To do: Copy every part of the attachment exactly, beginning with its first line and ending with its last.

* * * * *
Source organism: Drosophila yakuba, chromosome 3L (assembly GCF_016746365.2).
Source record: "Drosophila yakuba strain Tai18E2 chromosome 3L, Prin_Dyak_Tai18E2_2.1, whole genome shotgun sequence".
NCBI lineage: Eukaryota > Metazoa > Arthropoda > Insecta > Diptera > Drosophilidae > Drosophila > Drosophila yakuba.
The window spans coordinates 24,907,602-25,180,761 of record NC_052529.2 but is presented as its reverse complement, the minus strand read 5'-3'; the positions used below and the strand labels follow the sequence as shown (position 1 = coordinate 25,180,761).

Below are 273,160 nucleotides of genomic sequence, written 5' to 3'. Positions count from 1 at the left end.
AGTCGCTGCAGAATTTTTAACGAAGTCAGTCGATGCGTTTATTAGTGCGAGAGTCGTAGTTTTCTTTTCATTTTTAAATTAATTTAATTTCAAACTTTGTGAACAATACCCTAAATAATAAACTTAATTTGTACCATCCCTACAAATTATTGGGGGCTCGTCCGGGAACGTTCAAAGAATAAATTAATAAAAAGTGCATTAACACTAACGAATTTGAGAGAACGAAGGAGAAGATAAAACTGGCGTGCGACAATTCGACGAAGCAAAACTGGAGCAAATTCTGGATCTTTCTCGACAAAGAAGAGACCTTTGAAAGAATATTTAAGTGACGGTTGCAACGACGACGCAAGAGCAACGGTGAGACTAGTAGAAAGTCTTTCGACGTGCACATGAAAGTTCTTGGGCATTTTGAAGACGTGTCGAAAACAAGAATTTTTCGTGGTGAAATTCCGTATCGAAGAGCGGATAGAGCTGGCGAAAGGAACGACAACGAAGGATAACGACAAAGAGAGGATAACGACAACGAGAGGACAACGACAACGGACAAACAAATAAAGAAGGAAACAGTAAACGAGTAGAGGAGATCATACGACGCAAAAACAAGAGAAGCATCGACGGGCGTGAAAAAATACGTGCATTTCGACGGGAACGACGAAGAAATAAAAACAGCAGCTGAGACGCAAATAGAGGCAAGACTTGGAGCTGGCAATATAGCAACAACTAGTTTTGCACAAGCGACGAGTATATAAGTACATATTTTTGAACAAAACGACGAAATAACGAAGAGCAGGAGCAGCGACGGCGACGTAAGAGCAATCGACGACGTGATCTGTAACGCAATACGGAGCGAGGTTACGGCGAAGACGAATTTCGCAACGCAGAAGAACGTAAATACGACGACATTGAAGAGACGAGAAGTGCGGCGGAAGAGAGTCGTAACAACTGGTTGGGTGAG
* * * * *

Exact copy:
Source organism: Drosophila yakuba, chromosome 3L (assembly GCF_016746365.2).
Source record: "Drosophila yakuba strain Tai18E2 chromosome 3L, Prin_Dyak_Tai18E2_2.1, whole genome shotgun sequence".
NCBI lineage: Eukaryota > Metazoa > Arthropoda > Insecta > Diptera > Drosophilidae > Drosophila > Drosophila yakuba.
The window spans coordinates 24,907,602-25,180,761 of record NC_052529.2 but is presented as its reverse complement, the minus strand read 5'-3'; the positions used below and the strand labels follow the sequence as shown (position 1 = coordinate 25,180,761).

Below are 273,160 nucleotides of genomic sequence, written 5' to 3'. Positions count from 1 at the left end.
AGTCGCTGCAGAATTTTTAACGAAGTCAGTCGATGCGTTTATTAGTGCGAGAGTCGTAGTTTTCTTTTCATTTTTAAATTAATTTAATTTCAAACTTTGTGAACAATACCCTAAATAATAAACTTAATTTGTACCATCCCTACAAATTATTGGGGGCTCGTCCGGGAACGTTCAAAGAATAAATTAATAAAAAGTGCATTAACACTAACGAATTTGAGAGAACGAAGGAGAAGATAAAACTGGCGTGCGACAATTCGACGAAGCAAAACTGGAGCAAATTCTGGATCTTTCTCGACAAAGAAGAGACCTTTGAAAGAATATTTAAGTGACGGTTGCAACGACGACGCAAGAGCAACGGTGAGACTAGTAGAAAGTCTTTCGACGTGCACATGAAAGTTCTTGGGCATTTTGAAGACGTGTCGAAAACAAGAATTTTTCGTGGTGAAATTCCGTATCGAAGAGCGGATAGAGCTGGCGAAAGGAACGACAACGAAGGATAACGACAAAGAGAGGATAACGACAACGAGAGGACAACGACAACGGACAAACAAATAAAGAAGGAAACAGTAAACGAGTAGAGGAGATCATACGACGCAAAAACAAGAGAAGCATCGACGGGCGTGAAAAAATACGTGCATTTCGACGGGAACGACGAAGAAATAAAAACAGCAGCTGAGACGCAAATAGAGGCAAGACTTGGAGCTGGCAATATAGCAACAACTAGTTTTGCACAAGCGACGAGTATATAAGTACATATTTTTGAACAAAACGACGAAATAACGAAGAGCAGGAGCAGCGACGGCGACGTAAGAGCAATCGACGACGTGATCTGTAACGCAATACGGAGCGAGGTTACGGCGAAGACGAATTTCGCAACGCAGAAGAACGTAAATACGACGACATTGAAGAGACGAGAAGTGCGGCGGAAGAGAGTCGTAACAACTGGTTGGGTGAG